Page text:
Veteran Stories:
Graham “Graham” Goodall

Navy

  • Graham Goodall on watch on the Bridge. Winter 1944-45.

    Graham Goodall
  • Graham Goodall's ship, HMCS St. Thomas in dry dock, Dartmouth, Nova Scotia. Spring, 1945.

    Graham Goodall
  • Photograph of Stern depth charges, winter 1944-45.

    Graham Goodall
  • Photograph taken in the spring of 1944 at Graham Goodall's graduation from Kings College in Halifax, Nova Scotia. Mr. Goodall is on the left.

    Graham Goodall
  • Ice buildup on the ship, Winter, 1944-45.

    Graham Goodall
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"“I wouldn’t mind getting out.” He said, “You’re not getting out. See out there in the middle of the harbour? That’s where you’re going.”"

Transcript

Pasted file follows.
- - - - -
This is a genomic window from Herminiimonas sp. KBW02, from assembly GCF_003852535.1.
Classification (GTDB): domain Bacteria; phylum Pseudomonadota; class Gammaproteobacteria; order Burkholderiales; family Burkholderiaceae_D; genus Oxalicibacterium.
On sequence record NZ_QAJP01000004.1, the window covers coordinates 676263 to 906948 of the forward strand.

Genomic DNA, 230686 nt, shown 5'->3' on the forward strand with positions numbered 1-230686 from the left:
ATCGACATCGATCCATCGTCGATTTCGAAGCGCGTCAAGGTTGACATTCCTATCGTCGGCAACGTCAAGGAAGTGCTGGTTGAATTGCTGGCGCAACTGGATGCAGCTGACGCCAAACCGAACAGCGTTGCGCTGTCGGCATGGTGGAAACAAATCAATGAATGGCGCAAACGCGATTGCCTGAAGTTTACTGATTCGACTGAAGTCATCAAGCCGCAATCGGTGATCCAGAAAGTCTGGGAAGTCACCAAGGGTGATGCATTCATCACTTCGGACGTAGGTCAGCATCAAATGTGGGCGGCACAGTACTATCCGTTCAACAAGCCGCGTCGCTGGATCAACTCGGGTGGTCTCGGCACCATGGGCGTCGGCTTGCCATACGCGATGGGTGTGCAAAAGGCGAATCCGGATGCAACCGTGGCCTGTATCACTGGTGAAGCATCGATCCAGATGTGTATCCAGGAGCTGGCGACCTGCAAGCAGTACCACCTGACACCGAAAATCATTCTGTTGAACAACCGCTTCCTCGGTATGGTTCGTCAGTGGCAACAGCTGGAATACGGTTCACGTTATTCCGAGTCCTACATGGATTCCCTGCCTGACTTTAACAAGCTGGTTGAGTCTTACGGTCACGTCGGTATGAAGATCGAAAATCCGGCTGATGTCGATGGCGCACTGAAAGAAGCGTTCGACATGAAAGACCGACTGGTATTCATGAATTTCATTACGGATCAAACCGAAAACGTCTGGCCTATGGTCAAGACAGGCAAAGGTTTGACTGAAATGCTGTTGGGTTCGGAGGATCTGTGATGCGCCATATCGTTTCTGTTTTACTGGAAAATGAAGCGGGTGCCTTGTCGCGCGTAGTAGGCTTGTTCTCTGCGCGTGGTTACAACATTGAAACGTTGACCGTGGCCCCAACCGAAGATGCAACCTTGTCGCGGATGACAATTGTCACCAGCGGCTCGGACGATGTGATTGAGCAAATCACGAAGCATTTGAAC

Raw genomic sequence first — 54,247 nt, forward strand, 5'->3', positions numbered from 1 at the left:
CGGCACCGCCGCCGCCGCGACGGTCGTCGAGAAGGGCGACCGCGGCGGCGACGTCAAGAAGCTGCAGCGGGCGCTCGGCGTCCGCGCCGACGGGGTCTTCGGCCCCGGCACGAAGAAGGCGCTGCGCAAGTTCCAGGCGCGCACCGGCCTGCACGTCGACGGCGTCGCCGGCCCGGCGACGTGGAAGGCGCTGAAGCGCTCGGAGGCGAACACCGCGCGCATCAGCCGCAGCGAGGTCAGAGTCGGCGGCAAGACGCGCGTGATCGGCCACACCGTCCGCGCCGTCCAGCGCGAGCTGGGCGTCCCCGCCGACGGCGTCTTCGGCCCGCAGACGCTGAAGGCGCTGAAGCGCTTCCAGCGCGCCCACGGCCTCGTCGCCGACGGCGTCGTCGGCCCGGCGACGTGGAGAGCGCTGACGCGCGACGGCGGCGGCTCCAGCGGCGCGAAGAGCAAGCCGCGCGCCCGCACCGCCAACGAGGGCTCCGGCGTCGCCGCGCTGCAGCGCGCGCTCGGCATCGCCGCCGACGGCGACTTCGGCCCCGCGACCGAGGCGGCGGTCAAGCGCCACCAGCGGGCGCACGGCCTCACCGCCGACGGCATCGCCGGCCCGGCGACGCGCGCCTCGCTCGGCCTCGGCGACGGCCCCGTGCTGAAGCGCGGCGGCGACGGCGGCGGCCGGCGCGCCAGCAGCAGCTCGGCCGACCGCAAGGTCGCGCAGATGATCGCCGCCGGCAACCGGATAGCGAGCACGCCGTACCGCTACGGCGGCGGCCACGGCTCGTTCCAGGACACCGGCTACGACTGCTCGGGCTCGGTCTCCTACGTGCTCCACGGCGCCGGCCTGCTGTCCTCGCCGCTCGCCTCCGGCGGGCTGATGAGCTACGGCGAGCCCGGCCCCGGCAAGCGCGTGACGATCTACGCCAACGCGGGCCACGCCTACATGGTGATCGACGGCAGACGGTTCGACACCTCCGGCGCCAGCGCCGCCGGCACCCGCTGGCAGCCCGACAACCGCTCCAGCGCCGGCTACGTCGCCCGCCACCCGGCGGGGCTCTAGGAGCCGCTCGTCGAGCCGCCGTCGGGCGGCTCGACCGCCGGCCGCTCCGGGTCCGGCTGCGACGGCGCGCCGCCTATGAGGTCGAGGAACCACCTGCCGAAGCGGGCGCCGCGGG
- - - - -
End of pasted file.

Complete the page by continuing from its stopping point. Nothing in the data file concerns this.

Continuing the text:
We went to HMCS Montreal. There were two divisions in Montreal, HMCS Montreal was the English division and HMCS Cartier was the French division. We went down, both of us determined to join the Navy mainly because two of my older friends had joined the Navy and we were very impressed with those bell-bottomed trousers! The next thing we knew, we were called Officer Candidates. We got shipped back home. Instead of going off to sea in 1943 I went back home, I think this would have been in July, on a 28-day leave and they gave me $250.00 to buy an officer’s uniform. I can remember going down to Morgan’s [store] with my parents and getting the uniform. Of course, my parents were so proud; here was this kid getting a probationary commission. When that was done they shipped me off to HMCS York in Toronto for a sort of basic officer training. If that Officer Selection Board hadn’t come through at that time I would have been out in the North Atlantic all through 1944. The tide had turned by that time but there was still a fair amount of submarine activity going on. But instead of that, I spent pretty much the whole year of 1944 in school. I went back to [HMCS] Cornwallis. By this time the war was winding down in Europe. I go down there on a two-week ASDIC [Anti Submarine Detection Investigation Committee] - anti-submarine detection refresher course - and during that time the war in Europe ended. So I thought that I was going to get out and go home. I finally ended up in Halifax and I said to the Placement Officer, or whatever he was called, “I wouldn’t mind getting out.” He said, “You’re not getting out. See out there in the middle of the harbour? That’s where you’re going.” It was a brand-new castle-class Corvette [Allied war ship] that had been built in England. It was absolutely new! Lo and behold we were taking this ship to the Pacific. It was supposed to be going to fight the Japanese. There I got on board this ship and, of course by this time I had my watch-keeping certificate that said I could stand watch on a warship at sea, which was a bit of a joke because I was just a 20-year-old kid, but that’s the way it was. So we ended up going down through the Panama Canal and up the Pacific to Esquimalt. I still remember, as we were on our way down from Halifax to the Panama Canal, the Americans dropped the bomb on Japan [August 6 1945 Battle of Hiroshima]. So that was all over. We just turned on all the lights and went on a cruise. The war was over! We did single watches instead of double watches. We would be sitting out there in our shorts getting a sun tan. We went through the Panama Canal which was quite an experience for me. The three years I spent in the service, I was only on sort of active, active service for about five months and by that time the tide had turned. I can remember saying to my parents, “Oh God, I wish this bloody officer’s stuff had never come about because I could have been out in the Atlantic.” Well, a number of my friends were out in the Atlantic going across to England and I think it was just bloody awful. I missed most of that because my time was summertime in the western approaches. I tell everybody, in fact, in here I am the luckiest guy in the world. I honestly believe it.
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